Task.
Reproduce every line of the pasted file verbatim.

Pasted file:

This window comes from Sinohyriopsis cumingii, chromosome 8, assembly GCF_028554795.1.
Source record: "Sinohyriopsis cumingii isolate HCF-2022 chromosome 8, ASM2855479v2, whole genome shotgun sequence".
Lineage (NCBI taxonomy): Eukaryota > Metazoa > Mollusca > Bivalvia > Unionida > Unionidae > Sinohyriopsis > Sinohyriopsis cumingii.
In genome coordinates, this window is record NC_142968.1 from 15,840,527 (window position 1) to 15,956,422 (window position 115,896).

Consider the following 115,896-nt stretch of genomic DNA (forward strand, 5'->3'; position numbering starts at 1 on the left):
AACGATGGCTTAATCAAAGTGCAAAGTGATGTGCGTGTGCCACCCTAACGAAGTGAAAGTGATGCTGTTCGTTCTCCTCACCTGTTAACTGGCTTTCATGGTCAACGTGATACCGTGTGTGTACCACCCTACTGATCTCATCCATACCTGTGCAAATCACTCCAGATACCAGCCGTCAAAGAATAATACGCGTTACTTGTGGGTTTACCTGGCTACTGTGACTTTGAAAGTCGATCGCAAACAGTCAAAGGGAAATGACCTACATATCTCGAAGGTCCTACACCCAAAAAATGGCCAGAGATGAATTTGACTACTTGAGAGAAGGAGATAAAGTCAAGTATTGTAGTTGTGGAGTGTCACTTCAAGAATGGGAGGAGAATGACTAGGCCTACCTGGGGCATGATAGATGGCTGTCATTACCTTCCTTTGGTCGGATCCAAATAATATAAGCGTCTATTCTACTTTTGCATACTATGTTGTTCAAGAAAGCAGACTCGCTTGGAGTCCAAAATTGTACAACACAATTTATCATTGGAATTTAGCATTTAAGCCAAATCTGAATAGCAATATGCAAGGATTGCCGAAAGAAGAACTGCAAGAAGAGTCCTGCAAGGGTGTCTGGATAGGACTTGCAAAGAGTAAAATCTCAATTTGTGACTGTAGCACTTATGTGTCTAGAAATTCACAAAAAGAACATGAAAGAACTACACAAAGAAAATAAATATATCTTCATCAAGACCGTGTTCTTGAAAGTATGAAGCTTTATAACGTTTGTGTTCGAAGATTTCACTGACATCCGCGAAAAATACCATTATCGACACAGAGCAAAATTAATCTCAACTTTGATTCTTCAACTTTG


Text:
This window comes from Sinohyriopsis cumingii, chromosome 8, assembly GCF_028554795.1.
Source record: "Sinohyriopsis cumingii isolate HCF-2022 chromosome 8, ASM2855479v2, whole genome shotgun sequence".
Lineage (NCBI taxonomy): Eukaryota > Metazoa > Mollusca > Bivalvia > Unionida > Unionidae > Sinohyriopsis > Sinohyriopsis cumingii.
In genome coordinates, this window is record NC_142968.1 from 15,840,527 (window position 1) to 15,956,422 (window position 115,896).

Consider the following 115,896-nt stretch of genomic DNA (forward strand, 5'->3'; position numbering starts at 1 on the left):
AACGATGGCTTAATCAAAGTGCAAAGTGATGTGCGTGTGCCACCCTAACGAAGTGAAAGTGATGCTGTTCGTTCTCCTCACCTGTTAACTGGCTTTCATGGTCAACGTGATACCGTGTGTGTACCACCCTACTGATCTCATCCATACCTGTGCAAATCACTCCAGATACCAGCCGTCAAAGAATAATACGCGTTACTTGTGGGTTTACCTGGCTACTGTGACTTTGAAAGTCGATCGCAAACAGTCAAAGGGAAATGACCTACATATCTCGAAGGTCCTACACCCAAAAAATGGCCAGAGATGAATTTGACTACTTGAGAGAAGGAGATAAAGTCAAGTATTGTAGTTGTGGAGTGTCACTTCAAGAATGGGAGGAGAATGACTAGGCCTACCTGGGGCATGATAGATGGCTGTCATTACCTTCCTTTGGTCGGATCCAAATAATATAAGCGTCTATTCTACTTTTGCATACTATGTTGTTCAAGAAAGCAGACTCGCTTGGAGTCCAAAATTGTACAACACAATTTATCATTGGAATTTAGCATTTAAGCCAAATCTGAATAGCAATATGCAAGGATTGCCGAAAGAAGAACTGCAAGAAGAGTCCTGCAAGGGTGTCTGGATAGGACTTGCAAAGAGTAAAATCTCAATTTGTGACTGTAGCACTTATGTGTCTAGAAATTCACAAAAAGAACATGAAAGAACTACACAAAGAAAATAAATATATCTTCATCAAGACCGTGTTCTTGAAAGTATGAAGCTTTATAACGTTTGTGTTCGAAGATTTCACTGACATCCGCGAAAAATACCATTATCGACACAGAGCAAAATTAATCTCAACTTTGATTCTTCAACTTTG